Take the 2-minute tour ×
Stack Overflow is a question and answer site for professional and enthusiast programmers. It's 100% free, no registration required.

I want to show a form when i click on edit button on the JTable. The form that is displayed should overlap the JTable and should darken the jTable (just like a black background with transparency). How do i do this ? Do i have to add the jPanel to the window during creation of JFrame or shall i create the panel as a separate file and make it visible when the button is clicked. Tell me how to do this ?


Something similar to this

enter image description here


You have used JOption pane and the other suggestion was to use JDialog. But if i use either of those i cant create child window. I just need to call virtual keyboard from the popped up Jdialog window. I cant access the keyboard as the JDialog is holding the focus. How to solve this issue ?


The current problem is, i am using virtual keyboard for typing the values in the form displayed by using JDialog. Now i cant able to open the virtual Keyboard and make it active. Even if i open it it is behind the JDialog and the focus is still with JDialog. I need to close the JDialog for using the virtual keyboard.

share|improve this question
Can you link to an image of the effect that you're trying to achieve? As they say, a picture is worth a thousand words! Luck! –  Hovercraft Full Of Eels Apr 3 '11 at 14:38
check my edit. i have attached the image.. –  Deepak Apr 3 '11 at 14:40
Please tell us more details about the new problem. –  Hovercraft Full Of Eels Apr 3 '11 at 16:40
check the EDIT 3.. –  Deepak Apr 3 '11 at 16:50
Is virtual keyboard a 3rd party library as I'm not familiar with it? Do you have a link to its site? How do you use it? –  Hovercraft Full Of Eels Apr 3 '11 at 16:52

2 Answers 2

up vote 6 down vote accepted

I'm a little late in answering as I was creating a test program, but my idea is the same as Andrew's (sorry Andrew, and 1+ to Andrew):

import java.awt.*;
import java.awt.event.*;
import javax.swing.*;

public class DarkBackground extends JPanel {
   private static final Dimension MAIN_SIZE = new Dimension(800, 500);
   private static final Color DarkColor = new Color(0, 0, 0, 60);
   private JComponent glassPane;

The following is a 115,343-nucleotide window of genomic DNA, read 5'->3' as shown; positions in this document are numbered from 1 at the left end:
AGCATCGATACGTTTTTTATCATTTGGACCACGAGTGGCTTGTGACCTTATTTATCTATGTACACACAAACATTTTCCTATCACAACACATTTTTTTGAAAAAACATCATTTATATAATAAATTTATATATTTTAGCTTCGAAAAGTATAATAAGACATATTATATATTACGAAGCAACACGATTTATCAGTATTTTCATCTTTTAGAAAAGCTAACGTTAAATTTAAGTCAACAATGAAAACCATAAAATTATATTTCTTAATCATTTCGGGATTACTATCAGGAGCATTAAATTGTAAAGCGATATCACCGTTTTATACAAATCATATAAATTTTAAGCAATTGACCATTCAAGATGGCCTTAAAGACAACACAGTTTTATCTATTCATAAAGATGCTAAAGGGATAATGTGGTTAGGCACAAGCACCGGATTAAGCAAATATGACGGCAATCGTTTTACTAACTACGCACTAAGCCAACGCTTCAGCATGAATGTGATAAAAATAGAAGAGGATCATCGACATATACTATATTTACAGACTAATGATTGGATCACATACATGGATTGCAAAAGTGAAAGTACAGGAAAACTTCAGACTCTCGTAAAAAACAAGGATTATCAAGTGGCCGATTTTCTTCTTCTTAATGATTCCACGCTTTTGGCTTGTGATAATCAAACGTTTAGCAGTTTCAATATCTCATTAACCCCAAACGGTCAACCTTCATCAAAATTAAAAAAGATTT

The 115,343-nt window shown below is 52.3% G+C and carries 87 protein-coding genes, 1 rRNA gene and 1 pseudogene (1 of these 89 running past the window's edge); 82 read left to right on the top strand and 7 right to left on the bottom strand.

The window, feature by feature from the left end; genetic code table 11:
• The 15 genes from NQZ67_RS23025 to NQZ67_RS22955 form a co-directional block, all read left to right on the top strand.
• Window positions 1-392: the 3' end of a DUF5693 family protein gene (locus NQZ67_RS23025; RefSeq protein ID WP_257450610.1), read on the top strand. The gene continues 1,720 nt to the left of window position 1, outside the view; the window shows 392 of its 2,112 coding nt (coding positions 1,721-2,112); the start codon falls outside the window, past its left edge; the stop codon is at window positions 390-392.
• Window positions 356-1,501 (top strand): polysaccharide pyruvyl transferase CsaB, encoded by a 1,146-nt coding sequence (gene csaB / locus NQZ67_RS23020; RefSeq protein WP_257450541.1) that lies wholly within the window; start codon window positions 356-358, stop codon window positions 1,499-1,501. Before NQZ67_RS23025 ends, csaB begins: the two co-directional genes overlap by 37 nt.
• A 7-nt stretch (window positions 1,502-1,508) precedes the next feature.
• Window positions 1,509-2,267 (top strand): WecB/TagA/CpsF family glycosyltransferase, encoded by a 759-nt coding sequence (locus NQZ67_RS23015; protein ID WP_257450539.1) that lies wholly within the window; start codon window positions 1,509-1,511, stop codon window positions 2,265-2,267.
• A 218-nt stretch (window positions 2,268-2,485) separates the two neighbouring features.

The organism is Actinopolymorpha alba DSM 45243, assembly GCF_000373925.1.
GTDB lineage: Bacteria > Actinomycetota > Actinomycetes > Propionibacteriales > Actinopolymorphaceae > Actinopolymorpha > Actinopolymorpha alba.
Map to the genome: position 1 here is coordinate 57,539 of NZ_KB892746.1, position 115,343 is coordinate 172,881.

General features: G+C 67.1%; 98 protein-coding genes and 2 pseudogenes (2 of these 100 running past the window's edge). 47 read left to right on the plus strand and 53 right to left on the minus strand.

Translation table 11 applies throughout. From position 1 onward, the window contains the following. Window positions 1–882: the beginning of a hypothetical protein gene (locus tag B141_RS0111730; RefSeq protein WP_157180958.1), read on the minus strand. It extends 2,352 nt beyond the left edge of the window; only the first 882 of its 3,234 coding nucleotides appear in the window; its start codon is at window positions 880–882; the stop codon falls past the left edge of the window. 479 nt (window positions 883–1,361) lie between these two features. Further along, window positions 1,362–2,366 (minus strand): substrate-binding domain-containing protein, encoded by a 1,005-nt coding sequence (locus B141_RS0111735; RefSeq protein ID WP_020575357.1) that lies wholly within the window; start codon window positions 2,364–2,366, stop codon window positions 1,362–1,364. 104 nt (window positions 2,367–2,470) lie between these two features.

public DarkBackground() {
      JButton showDialogBtn = new JButton("Show Dialog");
      showDialogBtn.addActionListener(new ActionListener() {
         public void actionPerformed(ActionEvent e) {
            JOptionPane.showMessageDialog(DarkBackground.this, "Foo");


   public void setGlassPane(JComponent glassPane) {
      JRootPane rootpane = SwingUtilities.getRootPane(this);
      this.glassPane = glassPane; 


   public void setGlassPaneVisible(boolean visible) {

   private static void createAndShowUI() {
      DarkBackground darkBgrd = new DarkBackground();
      JFrame frame = new JFrame("DarkBackground");
      darkBgrd.setGlassPane(new MyGlassPane(DarkColor));

   public static void main(String[] args) {
      java.awt.EventQueue.invokeLater(new Runnable() {
         public void run() {

class MyGlassPane extends JComponent {
   private Color backgroundColor;

   public MyGlassPane(Color backgroundColor) {
      this.backgroundColor = backgroundColor;

   protected void paintComponent(Graphics g) {
      g.fillRect(0, 0, getWidth(), getHeight());
share|improve this answer
Now that's what I'm talkin' about (in vague, general terms). –  Andrew Thompson Apr 3 '11 at 15:31
thank you very much... I used few parts of your code to fit my application. its working!! –  Deepak Apr 3 '11 at 15:45
I'd hate to nitpick here, but why not override the component's getPreferredSize method instead of calling setPreferredSize in the constructor? –  mre Apr 3 '11 at 15:50
Actually the nitpick should be why use preferredSize at all. Far better would be to fill the GUI with components using appropriate layout managers and let the managers set the best size for all. I did this just to make a nice big GUI to show the glasspane better. Other nitpicks include use of magic numbers, needlessly extending JPanel, and incorrect naming of a constant (not fully capitalized). I could go on, but I won't. :) –  Hovercraft Full Of Eels Apr 3 '11 at 15:54
I have another issue with the JOptionPane/ JDialog. Check my edit.. –  Deepak Apr 3 '11 at 16:38

See How to Use Root Panes in the Java Tutorial. From the screen-shot it appears you need to pop a JOptionPane (or JDialog) for the input and draw the shading on the glass pane.

share|improve this answer
yes somethign similar to that. I need to popup a screen to get input. But i might have to use scrollbar as well because the form is pretty large or i might use tabbed panes. So is JOptionPane a right option ? –  Deepak Apr 3 '11 at 14:48
@Deepak "..is JOptionPane a right option ?" You can put a JPanel in a JOptionPane. The JPanel can include whatever it needs (including other JPanels, JScrollPanes, JButtons, JLabels etc.). Sometimes you might need to specify preferred size for the components, especially a JScrollPane. –  Andrew Thompson Apr 3 '11 at 15:01
Agree with Andrew. A JOptionPane is the easiest way to display your dialog or a modal JDialog if you don't like the configuration of the JOptionPane buttons. –  Hovercraft Full Of Eels Apr 3 '11 at 15:08
thank you verymuch. I got it working.. –  Deepak Apr 3 '11 at 15:45
I have another issue with the JOptionPane/ JDialog. Check my edit.. –  Deepak Apr 3 '11 at 16:39

Your Answer


By posting your answer, you agree to the privacy policy and terms of service.

Not the answer you're looking for? Browse other questions tagged or ask your own question.